The researchers collect the following data and store it on HEAT along with information about the activities in which the students have participated:
- Date of birth
- Email address (if available)
- Whether anyone in their family has gone to university.
In addition to the above data, the researchers also collect data on whether students are eligible for pupil premium funding as a proxy for household income, whether students are young carers, whether they have experience of care and whether they have a disability. These are some of the criteria the researchers use to assess whether students are eligible for the WP activities. This data will not be stored on HEAT, but is held on a spreadsheet on a secure server.
The researchers collect information about students’ attitudes towards HE annually, through a questionnaire completed at school.
Key ethical considerations:
Initial school consent was gained as part of the arrangements for running the outreach programme with the schools.
Given the age of the participants, parental consent is required as well as pupils’ consent. As data collection is via questionnaire, pupils’ consent can be recorded through its submission. The questionnaire indicated the purpose of the study and each head of year had emphasised to pupils their right not to complete the questionnaire. Teachers were also briefed on the right of a pupil not to complete the questionnaire and the need to provide alternative activities.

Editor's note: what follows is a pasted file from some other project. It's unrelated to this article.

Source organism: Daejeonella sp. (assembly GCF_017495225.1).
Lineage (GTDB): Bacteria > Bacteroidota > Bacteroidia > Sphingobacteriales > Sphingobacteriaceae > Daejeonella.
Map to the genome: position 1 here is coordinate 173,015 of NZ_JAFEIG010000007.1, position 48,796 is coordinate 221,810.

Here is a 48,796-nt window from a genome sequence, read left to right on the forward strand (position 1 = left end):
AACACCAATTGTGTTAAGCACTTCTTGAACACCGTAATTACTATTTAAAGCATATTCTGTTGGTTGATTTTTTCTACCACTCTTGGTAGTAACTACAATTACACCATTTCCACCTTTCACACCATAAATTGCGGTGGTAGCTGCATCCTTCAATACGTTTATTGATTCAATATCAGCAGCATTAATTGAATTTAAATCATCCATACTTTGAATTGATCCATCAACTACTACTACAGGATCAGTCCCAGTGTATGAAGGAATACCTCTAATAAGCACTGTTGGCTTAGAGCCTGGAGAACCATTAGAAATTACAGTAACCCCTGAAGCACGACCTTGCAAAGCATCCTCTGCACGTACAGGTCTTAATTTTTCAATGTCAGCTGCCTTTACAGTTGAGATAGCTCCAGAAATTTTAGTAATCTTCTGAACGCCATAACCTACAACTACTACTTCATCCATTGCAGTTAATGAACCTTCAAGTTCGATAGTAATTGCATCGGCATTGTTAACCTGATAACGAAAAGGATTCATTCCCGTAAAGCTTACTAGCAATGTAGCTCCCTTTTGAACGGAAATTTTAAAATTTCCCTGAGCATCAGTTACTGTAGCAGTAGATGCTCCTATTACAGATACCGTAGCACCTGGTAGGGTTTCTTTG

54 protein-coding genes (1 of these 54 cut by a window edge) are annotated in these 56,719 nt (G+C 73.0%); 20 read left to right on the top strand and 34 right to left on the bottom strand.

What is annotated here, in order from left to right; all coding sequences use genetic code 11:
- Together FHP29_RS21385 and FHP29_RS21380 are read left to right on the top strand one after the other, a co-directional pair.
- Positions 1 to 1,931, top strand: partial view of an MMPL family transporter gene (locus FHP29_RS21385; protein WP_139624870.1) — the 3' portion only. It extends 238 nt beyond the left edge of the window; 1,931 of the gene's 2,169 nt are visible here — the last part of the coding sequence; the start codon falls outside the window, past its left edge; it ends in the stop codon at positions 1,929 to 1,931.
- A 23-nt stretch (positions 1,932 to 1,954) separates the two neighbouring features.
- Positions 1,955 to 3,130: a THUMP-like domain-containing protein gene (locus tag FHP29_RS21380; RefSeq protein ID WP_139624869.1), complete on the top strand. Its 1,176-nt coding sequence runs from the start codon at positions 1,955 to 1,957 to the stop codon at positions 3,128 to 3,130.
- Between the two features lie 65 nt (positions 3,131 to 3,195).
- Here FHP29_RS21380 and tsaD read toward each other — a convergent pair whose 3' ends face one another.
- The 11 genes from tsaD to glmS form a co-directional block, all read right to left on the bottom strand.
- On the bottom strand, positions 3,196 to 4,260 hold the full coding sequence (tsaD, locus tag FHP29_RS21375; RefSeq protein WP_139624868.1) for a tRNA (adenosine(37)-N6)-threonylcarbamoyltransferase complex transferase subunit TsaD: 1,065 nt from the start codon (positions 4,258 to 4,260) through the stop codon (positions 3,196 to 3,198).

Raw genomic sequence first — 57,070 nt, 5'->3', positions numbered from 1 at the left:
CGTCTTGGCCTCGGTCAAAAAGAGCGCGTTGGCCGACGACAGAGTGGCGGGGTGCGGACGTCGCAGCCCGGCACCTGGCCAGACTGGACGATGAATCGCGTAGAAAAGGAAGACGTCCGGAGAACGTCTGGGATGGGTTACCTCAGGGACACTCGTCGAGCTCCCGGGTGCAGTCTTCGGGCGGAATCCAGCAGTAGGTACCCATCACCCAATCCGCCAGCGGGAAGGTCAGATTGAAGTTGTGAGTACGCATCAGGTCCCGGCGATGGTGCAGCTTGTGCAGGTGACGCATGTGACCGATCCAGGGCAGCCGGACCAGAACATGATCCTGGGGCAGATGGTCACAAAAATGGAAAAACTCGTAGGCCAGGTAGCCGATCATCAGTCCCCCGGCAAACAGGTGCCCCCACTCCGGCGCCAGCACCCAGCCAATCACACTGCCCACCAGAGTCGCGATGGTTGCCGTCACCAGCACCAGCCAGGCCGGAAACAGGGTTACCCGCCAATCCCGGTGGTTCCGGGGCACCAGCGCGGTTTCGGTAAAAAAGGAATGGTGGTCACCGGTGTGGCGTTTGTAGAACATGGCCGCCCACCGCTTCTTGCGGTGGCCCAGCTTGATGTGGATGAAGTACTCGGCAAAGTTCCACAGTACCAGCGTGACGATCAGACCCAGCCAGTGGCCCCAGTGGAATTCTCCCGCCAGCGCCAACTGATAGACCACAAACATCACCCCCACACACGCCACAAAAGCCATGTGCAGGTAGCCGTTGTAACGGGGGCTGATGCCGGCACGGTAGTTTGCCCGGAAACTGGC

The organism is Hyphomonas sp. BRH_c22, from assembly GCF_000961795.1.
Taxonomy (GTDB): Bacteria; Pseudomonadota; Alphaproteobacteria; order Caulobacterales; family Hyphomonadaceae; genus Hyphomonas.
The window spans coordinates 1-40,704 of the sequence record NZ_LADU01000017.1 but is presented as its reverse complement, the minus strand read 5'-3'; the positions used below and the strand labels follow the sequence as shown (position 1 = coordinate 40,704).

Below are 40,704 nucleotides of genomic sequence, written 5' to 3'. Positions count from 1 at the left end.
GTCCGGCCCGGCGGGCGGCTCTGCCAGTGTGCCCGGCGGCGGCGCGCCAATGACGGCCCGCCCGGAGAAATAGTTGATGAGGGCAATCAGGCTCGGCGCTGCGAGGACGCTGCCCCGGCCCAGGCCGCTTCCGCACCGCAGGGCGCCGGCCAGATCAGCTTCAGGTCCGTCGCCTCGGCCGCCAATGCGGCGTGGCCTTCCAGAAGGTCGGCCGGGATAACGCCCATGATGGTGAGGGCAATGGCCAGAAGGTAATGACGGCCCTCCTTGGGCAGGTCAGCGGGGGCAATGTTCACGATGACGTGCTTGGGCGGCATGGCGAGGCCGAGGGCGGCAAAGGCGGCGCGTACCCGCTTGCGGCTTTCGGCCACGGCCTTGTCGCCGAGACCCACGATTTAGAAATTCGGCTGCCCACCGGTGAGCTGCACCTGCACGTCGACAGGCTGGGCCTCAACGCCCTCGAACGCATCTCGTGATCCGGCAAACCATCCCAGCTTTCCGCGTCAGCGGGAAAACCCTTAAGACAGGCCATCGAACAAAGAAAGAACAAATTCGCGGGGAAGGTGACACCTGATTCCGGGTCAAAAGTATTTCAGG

Parental consent was more difficult to obtain, for two reasons. Firstly, the essential content on the information sheet was extensive and potentially off-putting to parents. The risks of the study and the time commitment required from pupils are both very low, and the questionnaire will be conducted in school time. The information letters covered both GDPR requirements – that this study was being completed on a public task basis – and the ethical requirement to obtain consent. This complexity in messages and wording made the letters difficult to follow especially for those for whom English is a second language.
The second issue was that, for some pupils taking part in the programme from less advantaged households, parents were less likely to return completed consent forms. It would have been potentially more inclusive to assume consent or to allow pupils to consent without parental consent. However, given the age of the participants, neither of these options was ethically justifiable.
All pupils were permitted to take part in the outreach events, regardless of whether they or their parent(s) gave consent for the study.
Scientific limitations and recommendations for future research:
Guidance around ethics, and the ability for schools to take an opt-out approach rather than requiring opt-in consent from parents, would ensure that more students can engage in WP interventions and that they are proportionally represented in evaluation and research results.
Guidance around and consideration of research designs should be more inclusive in the ethical collection of data from pupils from disadvantaged backgrounds.